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Bill that would lower number of emergency staff required for smaller coal mining shifts passes through committee

Perry County will receive $3.8 million in coal severance tax funds this year and Perry Judge-Executive Scott Alexander said the money will be used to promote economic development and quality of life.

House Bill 85, which would lower the number of emergency staff required for smaller coal mining shifts, passed the House of Representatives’ Committee on Natural Resources and Energy Thursday.

The bill would set the minimum number of working mine emergency technicians or medical staff to one per shift, if ten or less miners are working.

State law currently requires at least two technicians on hand, no matter how many workers are on shift.

Bill co-sponsor Bill Wesley, a Republican from District 91, says it addresses workforce shortages in the coal industry.

“The state does not have the number of technicians needed to keep the mines operating,” Wesley said. “This allows our smaller mines to operate safely while facing the reality of our current workforce shortages.”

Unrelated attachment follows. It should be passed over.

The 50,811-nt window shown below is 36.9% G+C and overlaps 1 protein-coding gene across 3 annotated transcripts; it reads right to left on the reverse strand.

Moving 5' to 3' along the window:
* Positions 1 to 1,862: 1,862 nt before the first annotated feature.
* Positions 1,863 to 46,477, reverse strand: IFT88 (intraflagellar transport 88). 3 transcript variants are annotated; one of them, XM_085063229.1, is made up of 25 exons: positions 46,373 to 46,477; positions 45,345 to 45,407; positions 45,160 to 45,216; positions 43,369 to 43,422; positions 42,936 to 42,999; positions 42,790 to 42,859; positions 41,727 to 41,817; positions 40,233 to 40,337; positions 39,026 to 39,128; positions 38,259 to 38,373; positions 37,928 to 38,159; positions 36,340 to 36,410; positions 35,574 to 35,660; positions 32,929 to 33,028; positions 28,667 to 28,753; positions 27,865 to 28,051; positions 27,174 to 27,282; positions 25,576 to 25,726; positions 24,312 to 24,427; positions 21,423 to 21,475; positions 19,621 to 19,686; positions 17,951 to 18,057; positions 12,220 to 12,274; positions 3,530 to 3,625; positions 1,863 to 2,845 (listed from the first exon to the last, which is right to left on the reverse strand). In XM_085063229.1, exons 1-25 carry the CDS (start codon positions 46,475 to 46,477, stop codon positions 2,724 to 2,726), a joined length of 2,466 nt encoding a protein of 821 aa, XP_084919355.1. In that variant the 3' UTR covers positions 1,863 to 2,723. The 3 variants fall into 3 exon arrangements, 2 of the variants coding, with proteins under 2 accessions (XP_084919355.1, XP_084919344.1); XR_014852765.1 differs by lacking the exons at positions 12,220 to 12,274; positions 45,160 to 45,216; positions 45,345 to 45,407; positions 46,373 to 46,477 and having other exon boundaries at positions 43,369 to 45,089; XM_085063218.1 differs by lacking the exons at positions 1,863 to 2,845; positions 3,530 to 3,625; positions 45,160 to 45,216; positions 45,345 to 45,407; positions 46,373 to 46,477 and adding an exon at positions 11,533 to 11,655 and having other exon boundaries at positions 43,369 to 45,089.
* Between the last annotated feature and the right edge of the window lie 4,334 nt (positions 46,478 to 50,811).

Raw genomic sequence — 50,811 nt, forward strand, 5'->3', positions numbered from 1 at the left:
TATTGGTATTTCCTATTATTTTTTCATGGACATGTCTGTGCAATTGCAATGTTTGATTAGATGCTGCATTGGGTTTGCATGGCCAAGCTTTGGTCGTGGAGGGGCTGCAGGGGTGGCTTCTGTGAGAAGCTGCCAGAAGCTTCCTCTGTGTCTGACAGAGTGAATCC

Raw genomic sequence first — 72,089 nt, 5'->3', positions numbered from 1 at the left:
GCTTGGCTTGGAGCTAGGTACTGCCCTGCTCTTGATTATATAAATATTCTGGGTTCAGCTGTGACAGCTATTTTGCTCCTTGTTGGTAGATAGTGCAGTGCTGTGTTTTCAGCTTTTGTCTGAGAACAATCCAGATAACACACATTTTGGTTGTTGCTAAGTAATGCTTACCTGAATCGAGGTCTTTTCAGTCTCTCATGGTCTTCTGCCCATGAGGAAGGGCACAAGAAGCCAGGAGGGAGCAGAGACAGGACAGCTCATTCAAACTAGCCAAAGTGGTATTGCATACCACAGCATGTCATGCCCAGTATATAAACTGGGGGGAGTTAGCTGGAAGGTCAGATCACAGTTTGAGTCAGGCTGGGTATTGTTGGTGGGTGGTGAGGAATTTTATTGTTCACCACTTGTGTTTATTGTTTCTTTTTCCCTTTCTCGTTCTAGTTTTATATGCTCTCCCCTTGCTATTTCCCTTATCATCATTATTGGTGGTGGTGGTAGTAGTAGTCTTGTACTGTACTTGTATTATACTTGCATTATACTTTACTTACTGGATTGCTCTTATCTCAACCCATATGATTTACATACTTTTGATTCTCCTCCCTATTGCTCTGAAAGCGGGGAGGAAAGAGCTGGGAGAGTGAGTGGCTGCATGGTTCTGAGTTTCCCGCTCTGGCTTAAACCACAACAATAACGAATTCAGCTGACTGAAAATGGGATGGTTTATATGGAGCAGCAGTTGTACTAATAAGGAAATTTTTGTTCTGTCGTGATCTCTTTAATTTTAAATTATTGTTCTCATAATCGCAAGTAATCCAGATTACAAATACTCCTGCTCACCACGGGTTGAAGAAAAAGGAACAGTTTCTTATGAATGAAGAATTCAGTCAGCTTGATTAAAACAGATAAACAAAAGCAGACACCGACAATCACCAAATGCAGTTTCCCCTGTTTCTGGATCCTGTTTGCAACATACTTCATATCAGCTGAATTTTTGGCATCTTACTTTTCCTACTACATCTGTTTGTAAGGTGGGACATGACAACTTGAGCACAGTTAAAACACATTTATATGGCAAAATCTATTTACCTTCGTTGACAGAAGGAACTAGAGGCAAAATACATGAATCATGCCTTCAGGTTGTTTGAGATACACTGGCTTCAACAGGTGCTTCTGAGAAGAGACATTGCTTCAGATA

Opponents say it rolls back necessary protections for coal miners. Lindsey Burke, a Democrat representing Fayette County, explained her opposition during the Committee vote.

“For me personally, there are other solutions to workforce shortages, such as raising pay or increasing benefits rather than decreasing safety,” Burke said.

The bill is now set to be read on the House floor.

Shepherd joined WEKU in June 2023 as a staff reporter. He most recently worked for West Virginia Public Broadcasting as General Assignment Reporter. In that role, he collected interviews and captured photos in the northern region of West Virginia. Shepherd holds a master’s degree in Digital Marketing Communication and a bachelor’s in music from West Virginia University.
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